Have you ever stopped to think how much of the way we each live our lives is predicated on illusions fed us by others (predecessors, parents, teachers, peers, media, advertising industry etc) about how life is and the best way to live it and about how perhaps there are better illusions to predicate it on?
Hanging out briefly yesterday with a group of elderly women who’d all come out the other end of the suburban dream looking rather jangled and worse for wear and none of it helped by their various cosmetic injections, nips and tucks which only seemed to serve to distort the features, some suffering the effects of strokes, others the effects of neural problems, I was struck with compassion, looking at their faces, by how living your life under the anaesthetic of conventional life is probably not the best way to use the time you have even if it feels safer – that perhaps risking it all on a hunch and following the dream in your heart may be a better way, even if it causes great discomfort and fear at times.
Not that I’m in a position to judge, hence why I say perhaps and in any case, better or worse are merely relative terms.
It just seems to me that we all now have a chance to awaken from the slumber of the humdrum-trance and live life for real.
A lot of it has to do with acceptance of mortality. Consider the possibility of dying in a month’s time and all of a sudden your perspective about what’s important or not shifts a bit.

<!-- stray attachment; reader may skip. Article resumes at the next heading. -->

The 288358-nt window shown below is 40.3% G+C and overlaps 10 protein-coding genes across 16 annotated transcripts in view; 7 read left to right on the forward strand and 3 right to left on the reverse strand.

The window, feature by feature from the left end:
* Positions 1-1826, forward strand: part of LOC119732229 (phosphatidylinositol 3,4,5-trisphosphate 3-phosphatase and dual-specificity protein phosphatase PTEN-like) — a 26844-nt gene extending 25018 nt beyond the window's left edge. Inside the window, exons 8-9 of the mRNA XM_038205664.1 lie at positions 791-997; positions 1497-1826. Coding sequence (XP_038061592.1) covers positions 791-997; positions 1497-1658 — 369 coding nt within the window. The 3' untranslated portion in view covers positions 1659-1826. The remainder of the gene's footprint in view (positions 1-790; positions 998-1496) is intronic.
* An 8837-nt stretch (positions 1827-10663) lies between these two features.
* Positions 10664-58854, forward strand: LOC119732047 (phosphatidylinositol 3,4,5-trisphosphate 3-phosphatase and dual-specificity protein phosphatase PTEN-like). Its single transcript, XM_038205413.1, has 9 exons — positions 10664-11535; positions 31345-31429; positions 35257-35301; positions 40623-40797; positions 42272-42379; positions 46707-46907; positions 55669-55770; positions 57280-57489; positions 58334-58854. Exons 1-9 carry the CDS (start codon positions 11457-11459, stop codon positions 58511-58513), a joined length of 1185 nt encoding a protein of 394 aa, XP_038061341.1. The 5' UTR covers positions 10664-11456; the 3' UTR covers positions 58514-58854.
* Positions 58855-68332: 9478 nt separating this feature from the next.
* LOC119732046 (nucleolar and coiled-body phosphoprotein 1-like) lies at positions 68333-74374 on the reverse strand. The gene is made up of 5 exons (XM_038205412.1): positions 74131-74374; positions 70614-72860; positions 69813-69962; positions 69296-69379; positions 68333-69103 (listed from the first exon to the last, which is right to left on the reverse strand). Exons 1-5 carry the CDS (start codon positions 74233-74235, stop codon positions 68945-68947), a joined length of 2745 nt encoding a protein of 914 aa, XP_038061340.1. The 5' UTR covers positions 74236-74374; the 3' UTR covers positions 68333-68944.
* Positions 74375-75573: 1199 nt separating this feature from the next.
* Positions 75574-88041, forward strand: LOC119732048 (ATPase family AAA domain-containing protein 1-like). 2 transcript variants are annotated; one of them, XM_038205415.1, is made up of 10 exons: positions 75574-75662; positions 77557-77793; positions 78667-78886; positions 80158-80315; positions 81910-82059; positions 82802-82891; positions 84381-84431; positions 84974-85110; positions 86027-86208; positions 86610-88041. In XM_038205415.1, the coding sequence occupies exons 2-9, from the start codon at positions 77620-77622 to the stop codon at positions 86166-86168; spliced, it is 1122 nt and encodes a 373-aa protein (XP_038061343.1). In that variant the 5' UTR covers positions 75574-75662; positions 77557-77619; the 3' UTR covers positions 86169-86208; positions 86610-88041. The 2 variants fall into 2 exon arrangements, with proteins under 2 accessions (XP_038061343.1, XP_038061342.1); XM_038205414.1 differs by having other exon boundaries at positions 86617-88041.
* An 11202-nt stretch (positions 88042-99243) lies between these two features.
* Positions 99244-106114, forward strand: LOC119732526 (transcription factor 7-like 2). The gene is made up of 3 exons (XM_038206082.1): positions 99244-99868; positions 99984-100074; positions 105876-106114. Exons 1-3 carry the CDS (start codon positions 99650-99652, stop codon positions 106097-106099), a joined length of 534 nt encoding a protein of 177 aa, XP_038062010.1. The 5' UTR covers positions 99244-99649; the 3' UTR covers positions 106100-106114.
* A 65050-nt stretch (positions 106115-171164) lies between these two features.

Combine this with the apparently contradictory and revolutionary notion that life is long, hence each moment lasts an eternity and you find yourself all at once sitting like the Buddha in the midst of events.
Each of us has a tao, a path programmed into our DNA and the way to potentise it is to suspend disbelief, override that aspect of mind that subscribes to the version of reality inherited and adopted from others, relax your body, breathe deeply and surrender to the mysterious sub-current underpinning and informing your moment-by-moment existence. Simultaneously draw your mind back into the centre of your brain so you’re gazing out at reality from your pineal gland, as it were, and you’ll be instantaneously privy to directions from the gods: pictures and ideas will come to you and following them with action, you’ll be carried on a beneficent current not of your own making.
The danger of course, if slightly unhinged and ungrounded, as in not being in touch with your body via the breath and generalised proprioceptive sense, is that you could go nuts.
There’s an old adage, that of three seekers of enlightenment, on seeing the face of the divine, one will die, one will go nuts and the other will find enlightenment. So there’s only a one in three chance of attaining Buddhahood. It’s important to know the risks involved.
However by following the steps above in a diligent way, you’re pretty sure to find yourself enlightened rather than dead or mad.
So gird your loins and hurl yourself headlong into the mystery, the only question on your mind being, ‘whatever next?’
There’s magic in the ground and love in the air at the moment.
Expect miracles rather than the humdrum.
You won’t be disappointed.